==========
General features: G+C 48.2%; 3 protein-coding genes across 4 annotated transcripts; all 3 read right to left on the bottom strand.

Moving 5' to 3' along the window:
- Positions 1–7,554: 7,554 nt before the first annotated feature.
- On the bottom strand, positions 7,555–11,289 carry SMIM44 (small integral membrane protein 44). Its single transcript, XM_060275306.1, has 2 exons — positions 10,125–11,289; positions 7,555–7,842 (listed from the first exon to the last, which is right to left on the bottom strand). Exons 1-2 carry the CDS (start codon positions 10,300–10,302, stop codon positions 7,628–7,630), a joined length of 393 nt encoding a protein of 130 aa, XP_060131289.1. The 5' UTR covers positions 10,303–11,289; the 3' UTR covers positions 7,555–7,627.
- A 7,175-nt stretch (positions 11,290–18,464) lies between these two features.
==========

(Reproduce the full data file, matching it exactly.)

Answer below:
General features: G+C 48.2%; 3 protein-coding genes across 4 annotated transcripts; all 3 read right to left on the bottom strand.

Moving 5' to 3' along the window:
- Positions 1–7,554: 7,554 nt before the first annotated feature.
- On the bottom strand, positions 7,555–11,289 carry SMIM44 (small integral membrane protein 44). Its single transcript, XM_060275306.1, has 2 exons — positions 10,125–11,289; positions 7,555–7,842 (listed from the first exon to the last, which is right to left on the bottom strand). Exons 1-2 carry the CDS (start codon positions 10,300–10,302, stop codon positions 7,628–7,630), a joined length of 393 nt encoding a protein of 130 aa, XP_060131289.1. The 5' UTR covers positions 10,303–11,289; the 3' UTR covers positions 7,555–7,627.
- A 7,175-nt stretch (positions 11,290–18,464) lies between these two features.